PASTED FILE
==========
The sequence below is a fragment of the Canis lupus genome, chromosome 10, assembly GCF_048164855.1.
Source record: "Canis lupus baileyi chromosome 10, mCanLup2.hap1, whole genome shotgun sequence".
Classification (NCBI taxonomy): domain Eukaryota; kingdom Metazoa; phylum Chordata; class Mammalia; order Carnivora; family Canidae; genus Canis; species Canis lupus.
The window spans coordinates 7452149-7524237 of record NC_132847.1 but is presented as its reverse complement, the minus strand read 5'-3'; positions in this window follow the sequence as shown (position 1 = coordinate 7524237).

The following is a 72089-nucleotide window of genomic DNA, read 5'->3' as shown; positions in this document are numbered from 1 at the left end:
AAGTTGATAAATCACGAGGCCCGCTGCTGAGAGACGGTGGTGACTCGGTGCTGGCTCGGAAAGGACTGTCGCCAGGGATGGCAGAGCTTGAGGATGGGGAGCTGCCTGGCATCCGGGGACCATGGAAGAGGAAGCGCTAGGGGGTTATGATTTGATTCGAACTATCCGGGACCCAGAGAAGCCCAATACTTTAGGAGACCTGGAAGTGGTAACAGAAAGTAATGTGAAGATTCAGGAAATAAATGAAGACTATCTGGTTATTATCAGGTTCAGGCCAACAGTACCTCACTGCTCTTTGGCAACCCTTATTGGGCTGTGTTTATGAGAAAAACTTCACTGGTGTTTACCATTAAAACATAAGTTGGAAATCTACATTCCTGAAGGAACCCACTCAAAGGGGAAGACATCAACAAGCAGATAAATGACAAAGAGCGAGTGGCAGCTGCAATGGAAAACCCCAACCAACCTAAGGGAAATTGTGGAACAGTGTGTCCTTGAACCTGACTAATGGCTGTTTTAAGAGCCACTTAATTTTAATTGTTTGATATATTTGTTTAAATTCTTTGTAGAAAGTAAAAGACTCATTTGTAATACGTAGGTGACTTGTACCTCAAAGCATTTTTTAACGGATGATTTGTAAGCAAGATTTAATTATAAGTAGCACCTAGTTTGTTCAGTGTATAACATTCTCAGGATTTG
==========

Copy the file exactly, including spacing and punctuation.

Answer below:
The sequence below is a fragment of the Canis lupus genome, chromosome 10, assembly GCF_048164855.1.
Source record: "Canis lupus baileyi chromosome 10, mCanLup2.hap1, whole genome shotgun sequence".
Classification (NCBI taxonomy): domain Eukaryota; kingdom Metazoa; phylum Chordata; class Mammalia; order Carnivora; family Canidae; genus Canis; species Canis lupus.
The window spans coordinates 7452149-7524237 of record NC_132847.1 but is presented as its reverse complement, the minus strand read 5'-3'; positions in this window follow the sequence as shown (position 1 = coordinate 7524237).

The following is a 72089-nucleotide window of genomic DNA, read 5'->3' as shown; positions in this document are numbered from 1 at the left end:
AAGTTGATAAATCACGAGGCCCGCTGCTGAGAGACGGTGGTGACTCGGTGCTGGCTCGGAAAGGACTGTCGCCAGGGATGGCAGAGCTTGAGGATGGGGAGCTGCCTGGCATCCGGGGACCATGGAAGAGGAAGCGCTAGGGGGTTATGATTTGATTCGAACTATCCGGGACCCAGAGAAGCCCAATACTTTAGGAGACCTGGAAGTGGTAACAGAAAGTAATGTGAAGATTCAGGAAATAAATGAAGACTATCTGGTTATTATCAGGTTCAGGCCAACAGTACCTCACTGCTCTTTGGCAACCCTTATTGGGCTGTGTTTATGAGAAAAACTTCACTGGTGTTTACCATTAAAACATAAGTTGGAAATCTACATTCCTGAAGGAACCCACTCAAAGGGGAAGACATCAACAAGCAGATAAATGACAAAGAGCGAGTGGCAGCTGCAATGGAAAACCCCAACCAACCTAAGGGAAATTGTGGAACAGTGTGTCCTTGAACCTGACTAATGGCTGTTTTAAGAGCCACTTAATTTTAATTGTTTGATATATTTGTTTAAATTCTTTGTAGAAAGTAAAAGACTCATTTGTAATACGTAGGTGACTTGTACCTCAAAGCATTTTTTAACGGATGATTTGTAAGCAAGATTTAATTATAAGTAGCACCTAGTTTGTTCAGTGTATAACATTCTCAGGATTTG